But it’s something that’s not completely off the burner, right?
It’s not completely off the burner, but I said [to myself] I would pick the institution very carefully now. Very carefully. I’m not sure UON is the best (even though it’s the biggest) anymore. I admire the crop of professors who studied architecture at Technical University (what used to be Kenya Polytechnic). Very, very well turned out group of new, young professors who I really admire. Technical University’s architecture programme has got superb potential.
Alright. I’m about to switch gears. If you had the day to spend with anyone who had any say on how architecture and planning in Kenya should be done – any Robert Moses of the day, let’s put it that way. What would you say to them?
Ah, that’s interesting. I have actually spent some time with a whole bunch of people with clout in Nairobi county when it comes to planning. I’m more than convinced that all these people know what should be done. Their problem isn’t that they do not know what should be done or how to do it. They are thoroughly aware. It’s just the politics around their offices that messes things up.
So there’s nothing I would educate them on. In fact, if anything, they are the ones who should be educating me, from [what I have gathered from] my interaction with them. I just think it’s the systems and the politics. Our problem is that we need to get together something (urban management guidelines, for example) that cannot be sabotaged by politics. [We need] serious transparency – I say that’s the way you overcome, because I’ve realised that dirty politics and corruption thrives on anonymity.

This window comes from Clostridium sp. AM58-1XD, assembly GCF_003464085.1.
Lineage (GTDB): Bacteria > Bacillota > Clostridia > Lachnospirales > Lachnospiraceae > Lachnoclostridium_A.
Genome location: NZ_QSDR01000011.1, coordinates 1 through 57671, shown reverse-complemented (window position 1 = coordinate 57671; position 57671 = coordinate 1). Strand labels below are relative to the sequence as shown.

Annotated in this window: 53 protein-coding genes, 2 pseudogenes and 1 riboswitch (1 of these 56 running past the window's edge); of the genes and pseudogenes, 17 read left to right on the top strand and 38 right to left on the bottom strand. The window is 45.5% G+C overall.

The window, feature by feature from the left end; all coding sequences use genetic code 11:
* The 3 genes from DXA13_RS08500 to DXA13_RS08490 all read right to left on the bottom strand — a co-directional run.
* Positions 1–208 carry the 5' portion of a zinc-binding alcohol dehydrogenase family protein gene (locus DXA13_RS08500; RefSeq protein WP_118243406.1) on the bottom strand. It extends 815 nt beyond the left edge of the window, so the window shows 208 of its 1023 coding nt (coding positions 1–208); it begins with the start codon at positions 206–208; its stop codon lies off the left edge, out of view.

And secrecy. Yup.
So all we have to do is overcome that. The principles are well known, even to the county government and the like. But because of the secrecy and that sort of anonymity that’s when things fall apart. We know that at some point last year, Nairobi launched a new masterplan … I logged onto every Nairobi county government website and the masterplan report is not even there. It isn’t on the Nairobi websites.
I eventually got it from the Japanese foreign ministry website (because it was Japanese-funded) and I had to navigate a website completely in Japanese characters –
[There were a] few English words that said “Nairobi…”
…to download, you know? That’s just one example.
Oh my goodness. That’s a good answer. I was expecting a whole list of things that you would bring up.
They know it all.
They do. You’re right; they do.
They are well-educated, well-informed, well-travelled. Exposed.
You’re absolutely right. It’s not a case of not knowing. It’s just a case of not doing.
Not doing. Exactly.
What do you think, whenever you move around on a daily basis, that Kenya needs? What do you think Nairobi needs?
(Sighs) I think not just Kenya but everywhere around the world [what is needed is] good projects … that are affordable.
Affordable to construct?
Affordable to own! That’s why I was thoroughly impressed [that] this year’s Pritzker prize went to that –
Exactly! Because that’s his whole principle. Superb, simple aesthetic yet very affordable. I asked Knight Frank Kenya some weeks back, I said, “why in the world – everyone is doing office parks, [yet] none of them are affordable.”
Yeah! You’re right – they’re expensive!
We’re not encouraging Kenyan entrepreneurs because they are so locked out of even having a place where they can start, you know? Everyone has to start their office in some back-of-the-woods shack. It’s very unfortunate.
Or housing. People end up doing these crazy-looking apartments without any dignity to them. I think, for me, affordability would be it.
That’s another good answer. How do you balance your personal and professional life?